When Ahmed Mustafa Mansour, a schoolteacher, went to get bread from his local bakery in Aleppo, he never imagined he would end up in a prison run by Jabhat al-Nusra (JAN), a jihadist group with ties to al-Qaeda and active in Syria.
Mansour's troubles began shortly after he arrived at the bakery, where he got into an argument with a person going by the name "Abu Hassan".
"This person controlled the distribution process blatantly, giving preference to JAN supporters over neutral people or supporters of the leaders of the Free Syrian Army (FSA)," Mansour told Al-Shorfa.
The verbal fight soon escalated into pushing and shoving.
"Seconds later I was arrested by a group present in the area and taken to a house, three rooms of which had been converted into a prison," he said.
Mansour said the rooms were fitted with strong iron gates.
"Dozens of Syrians from the area and beyond were inside [the makeshift prison]. None of them had anything to do with the Syrian regime; they were civilians or resistance fighters," he added.
A group of gunmen approached him, identifying themselves as member of JAN's "sharia committee". They charged him with disobeying the orders of the "Guardian" and gave him a "commuted" sentence of 40 lashes to be meted out at once, after which he was detained for three weeks then released with others.
Mansour, who now resides in Lebanon, said he was not the only one tried in this fashion.
Other detainees he met had similar stories. Some had refused to wear the jihadi outfit in battle and were imprisoned for it. One "insulted religion" and another refused to force his wife to wear sharia-compliant clothes, a condition required to receive relief supply rations.
Mansour said he moved to Beirut "to escape the hell of what is happening in the liberated areas", adding, "The epitome of irony, however, is that I escaped from Syria and the tyranny of these religious groups with the assistance of those same groups, who transported me to Lebanese territory for $300."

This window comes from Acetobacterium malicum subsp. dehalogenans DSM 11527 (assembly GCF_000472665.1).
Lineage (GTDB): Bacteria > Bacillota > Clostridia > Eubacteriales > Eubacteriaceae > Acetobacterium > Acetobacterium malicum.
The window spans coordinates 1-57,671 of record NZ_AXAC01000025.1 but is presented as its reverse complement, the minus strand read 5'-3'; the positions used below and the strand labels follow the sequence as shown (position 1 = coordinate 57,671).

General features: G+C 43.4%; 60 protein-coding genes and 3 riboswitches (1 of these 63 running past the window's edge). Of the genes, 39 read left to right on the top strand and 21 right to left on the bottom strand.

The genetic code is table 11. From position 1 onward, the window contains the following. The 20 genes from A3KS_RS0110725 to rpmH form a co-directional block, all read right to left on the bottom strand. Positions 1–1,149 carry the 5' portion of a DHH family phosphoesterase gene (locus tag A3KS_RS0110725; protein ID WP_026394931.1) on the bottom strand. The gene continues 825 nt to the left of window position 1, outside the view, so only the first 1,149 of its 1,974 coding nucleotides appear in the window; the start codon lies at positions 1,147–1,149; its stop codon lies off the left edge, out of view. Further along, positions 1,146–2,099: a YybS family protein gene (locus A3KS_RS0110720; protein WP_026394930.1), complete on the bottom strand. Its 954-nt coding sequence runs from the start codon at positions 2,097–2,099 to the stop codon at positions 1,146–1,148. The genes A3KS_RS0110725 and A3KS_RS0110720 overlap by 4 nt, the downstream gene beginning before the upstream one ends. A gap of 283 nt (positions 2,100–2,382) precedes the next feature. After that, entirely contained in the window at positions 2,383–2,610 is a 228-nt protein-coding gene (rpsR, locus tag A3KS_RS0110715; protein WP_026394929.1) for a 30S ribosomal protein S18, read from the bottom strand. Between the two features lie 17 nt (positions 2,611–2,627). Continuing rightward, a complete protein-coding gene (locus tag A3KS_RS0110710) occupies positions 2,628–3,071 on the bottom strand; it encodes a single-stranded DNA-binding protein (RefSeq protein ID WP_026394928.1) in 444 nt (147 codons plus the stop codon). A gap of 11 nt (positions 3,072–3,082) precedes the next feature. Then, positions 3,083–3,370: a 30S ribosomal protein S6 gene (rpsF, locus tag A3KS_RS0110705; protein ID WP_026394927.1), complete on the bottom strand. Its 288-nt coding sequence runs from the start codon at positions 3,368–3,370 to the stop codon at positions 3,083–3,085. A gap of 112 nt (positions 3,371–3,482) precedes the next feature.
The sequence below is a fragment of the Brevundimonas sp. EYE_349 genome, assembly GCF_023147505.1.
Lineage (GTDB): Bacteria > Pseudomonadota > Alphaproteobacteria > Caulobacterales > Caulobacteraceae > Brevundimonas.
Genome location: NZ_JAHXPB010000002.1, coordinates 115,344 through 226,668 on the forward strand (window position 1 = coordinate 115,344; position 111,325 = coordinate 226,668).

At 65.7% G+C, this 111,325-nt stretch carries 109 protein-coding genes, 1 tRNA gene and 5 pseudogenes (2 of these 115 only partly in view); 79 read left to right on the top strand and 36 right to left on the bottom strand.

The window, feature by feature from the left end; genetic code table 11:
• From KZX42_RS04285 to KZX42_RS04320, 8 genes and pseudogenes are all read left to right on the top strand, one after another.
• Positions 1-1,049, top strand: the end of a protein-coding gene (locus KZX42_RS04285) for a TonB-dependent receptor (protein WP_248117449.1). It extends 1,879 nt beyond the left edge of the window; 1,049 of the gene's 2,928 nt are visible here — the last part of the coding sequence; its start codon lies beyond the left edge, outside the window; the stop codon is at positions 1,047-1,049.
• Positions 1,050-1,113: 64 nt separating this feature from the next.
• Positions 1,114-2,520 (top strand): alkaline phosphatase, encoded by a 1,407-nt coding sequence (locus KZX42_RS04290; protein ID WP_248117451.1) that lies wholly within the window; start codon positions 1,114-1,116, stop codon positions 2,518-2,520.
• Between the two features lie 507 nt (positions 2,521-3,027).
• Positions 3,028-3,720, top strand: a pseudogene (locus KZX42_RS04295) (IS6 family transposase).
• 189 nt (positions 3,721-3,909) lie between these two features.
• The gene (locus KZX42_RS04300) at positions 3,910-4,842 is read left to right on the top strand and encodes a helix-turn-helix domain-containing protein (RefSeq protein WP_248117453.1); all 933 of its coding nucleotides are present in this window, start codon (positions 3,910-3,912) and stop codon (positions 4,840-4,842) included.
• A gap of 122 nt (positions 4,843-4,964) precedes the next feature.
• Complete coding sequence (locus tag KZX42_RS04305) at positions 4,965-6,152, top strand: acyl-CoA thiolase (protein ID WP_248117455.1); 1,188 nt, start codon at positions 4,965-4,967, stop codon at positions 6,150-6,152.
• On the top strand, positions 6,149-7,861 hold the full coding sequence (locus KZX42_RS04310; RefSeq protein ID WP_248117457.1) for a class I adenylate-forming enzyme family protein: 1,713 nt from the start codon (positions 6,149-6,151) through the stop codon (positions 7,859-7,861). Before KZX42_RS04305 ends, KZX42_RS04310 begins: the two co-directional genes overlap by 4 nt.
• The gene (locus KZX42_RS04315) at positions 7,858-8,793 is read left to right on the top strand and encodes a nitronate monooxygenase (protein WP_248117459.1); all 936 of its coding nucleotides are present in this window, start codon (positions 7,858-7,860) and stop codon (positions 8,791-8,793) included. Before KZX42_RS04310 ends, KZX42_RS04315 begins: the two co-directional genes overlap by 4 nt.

"They are even imposing jizya (tribute) on anyone who tries to escape to Lebanon or other countries; they seize whatever money or jewellery they have on the pretext this is support for the mujahedeen and their steadfastness," he said.
Stories abound in the media about JAN's practises in areas they wrested from the Syrian regime. While the group has presented itself as an opposition force fighting the regime, its long-term goal of imposing extremist Islamist rule has become more apparent, with reports of JAN clashing with local residents increasing.
"Al-Qaeda-affiliated Jabhat al-Nusra li ahl al-Sham, because of the takfiri jihadi ideas it believes, has become a formidable force on the ground, dealing viciously not only with regime forces in battle but also with Syrians in liberated areas who oppose its ideas," said retired Maj. Gen. Abdul Kareem Ahmed, an Egyptian military analyst who specialises in the affairs of takfiri groups.
He told Al-Shorfa JAN's objectives are no different from those of al-Qaeda: namely, to establish full Islamist rule in the form of emirates spread across Arab and Islamic regions, ultimately united under the banner of one Islamist state.
After observing the movements of these groups, it is "clear they receive considerable logistical and financial support, as well as ample food supplies, which they use as a source of pressure, to control people's fates and force them under the groups' banner, or at least force people to not oppose them", according to Ahmed.
JAN's ranks include not only Syrian nationals but also nationals of the countries it receives support from, in addition to Gulf, European, Arab and Chechen fighters, he said.
In areas of Idlib province, JAN has been trying to replicate a model it has imposed in Aleppo, according to Ahmad Kaddour, a spokesman for Sham News Network.
"JAN elements are trying to assert control over 'everything', from providing citizens with basic services and fuel, to interfering in civil life, to the extent that JAN is now in charge of relief [efforts] in Aleppo, which it could not do in Idlib and Saraqeb," said Kaddour, who resides in Saraqeb.
In January, reports emerged that JAN members expelled foreign correspondents from a cultural centre in Saraqeb, forced women journalists to wear headscarves and gave preference to male over female journalists.
According to Kaddour, Saraqeb residents staged demonstrations to protest the action and submitted a complaint against the group to the court system run by the Syrian opposition.